With clarity and without bitterness, I can say that Robert E. Lee, SC’s Wade Hampton (the South’s largest slave owner when the war began and as a Lt. General, the state’s highest ranking Confederate officer), was not the moral equivalent of Hitler.

Closer by specific analogy might Nathan Bedford Forrest, the former slave trader and illiterate Confederate General who directed the massacre of black and white Union troops at Fort Pillow, near Henning, Tennesse, in April, 1864, and who, after the war, was probably a Grand Wizard of the Ku Klux Klan, one of the most violent race-based organizations in the nation’s history.

A lesser known incident of genocide did occur at Ebenezer Creek, 12 miles up river from Savannah. In December, 1864, between 3,000 to 5,000 black women, children, and men were killed on the creek banks by Confederate Calvary led by Gen. Joseph Wheeler, after the Union army removed the platoon bridge spanning the creek, making it impossible for the refuge train to cross. Shot, whacked, trampled and drowned, their bodies floated out of the creek for years after. When it rains, Ebenezer Creek echoes the plaintive cries of the victims, locals say.

USCT troops (fair use)

What Mr. Randolph says reminds me of an earlier protest effort this year by PETA who donned Klan robes outside New York’s Westminster dog show to protest puppy mills and in-breeding for dog shows. In both cases, PETA and Mr. Randolph’s, the analogy to racial violence and genocide, overwhelms the message.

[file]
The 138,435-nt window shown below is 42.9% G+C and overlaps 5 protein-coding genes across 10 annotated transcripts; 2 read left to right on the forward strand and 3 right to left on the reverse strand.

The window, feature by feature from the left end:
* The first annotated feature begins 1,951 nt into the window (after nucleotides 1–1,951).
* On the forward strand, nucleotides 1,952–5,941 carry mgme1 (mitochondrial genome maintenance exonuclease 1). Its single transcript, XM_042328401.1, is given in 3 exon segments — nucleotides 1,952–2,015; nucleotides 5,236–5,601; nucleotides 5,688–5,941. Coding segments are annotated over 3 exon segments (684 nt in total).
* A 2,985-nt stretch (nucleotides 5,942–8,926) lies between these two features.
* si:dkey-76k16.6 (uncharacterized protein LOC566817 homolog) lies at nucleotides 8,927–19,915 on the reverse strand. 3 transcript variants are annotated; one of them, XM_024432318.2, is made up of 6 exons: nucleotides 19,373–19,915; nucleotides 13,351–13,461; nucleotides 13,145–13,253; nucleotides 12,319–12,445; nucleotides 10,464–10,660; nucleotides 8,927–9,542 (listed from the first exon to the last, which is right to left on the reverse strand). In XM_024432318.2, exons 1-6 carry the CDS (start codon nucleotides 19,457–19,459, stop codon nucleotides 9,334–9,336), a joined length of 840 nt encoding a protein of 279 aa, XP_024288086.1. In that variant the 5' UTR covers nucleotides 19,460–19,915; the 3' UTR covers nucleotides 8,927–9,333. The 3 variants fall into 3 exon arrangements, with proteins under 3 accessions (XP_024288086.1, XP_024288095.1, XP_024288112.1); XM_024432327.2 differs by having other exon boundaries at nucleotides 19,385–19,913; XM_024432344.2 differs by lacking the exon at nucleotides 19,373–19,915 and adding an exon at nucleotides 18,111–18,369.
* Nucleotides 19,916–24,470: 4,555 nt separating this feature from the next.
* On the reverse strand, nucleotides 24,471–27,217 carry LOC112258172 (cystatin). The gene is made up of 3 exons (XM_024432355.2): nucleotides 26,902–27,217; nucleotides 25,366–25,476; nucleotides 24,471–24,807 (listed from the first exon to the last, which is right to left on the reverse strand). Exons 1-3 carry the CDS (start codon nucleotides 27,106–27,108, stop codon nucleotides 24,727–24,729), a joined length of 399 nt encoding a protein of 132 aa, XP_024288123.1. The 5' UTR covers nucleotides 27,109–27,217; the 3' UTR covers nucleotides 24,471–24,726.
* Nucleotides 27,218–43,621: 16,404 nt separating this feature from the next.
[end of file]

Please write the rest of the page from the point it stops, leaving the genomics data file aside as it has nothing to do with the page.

Despite talk of states right and freedom, as an 1865 Charleston editorial stated unequivocally, the Confederacy defended and fought to preserve slavery, a point I made on television and in news interviews during Charleston’s activities surrounding the 2004 burial of the crew remains of the Mobile-built submarine, the CSS Hunley (named for its builder). Slavery adds a bitter taste to this legacy. The defense of this institution of force by default is an unteniable proposition that still inspires modern rage.

Mr. Randolph looks back and feels this rage.

But in Mr. Randolph’s equation, he made the common mistake found when history is used as a measure to condemn or justify acts of the present. Mr. Randolph contemporized history. He applied the standards of the present to acts of the past. He is looking back through the lens of the moral high ground that makes the past, by the new standards, as outrageous as the idea that South Carolina’s native Americans were cannibals when the colonial era began, or as chilling as cutting out the hearts of publescent women by the Aztecs, who also ate sacramental bread as the body of the gods and who duly practiced confession.

Beyond the fallacy of misplaced concreteness caused by temporizing history, in Mr. Randolph’s state, a leading African-American legislator, state senator Robert Ford, a gubernatorial candidate for 2010 who I last had lunch with in Charleston a few weeks ago, authored and introduced legislation to make Confederate Memorial Day an official state holiday.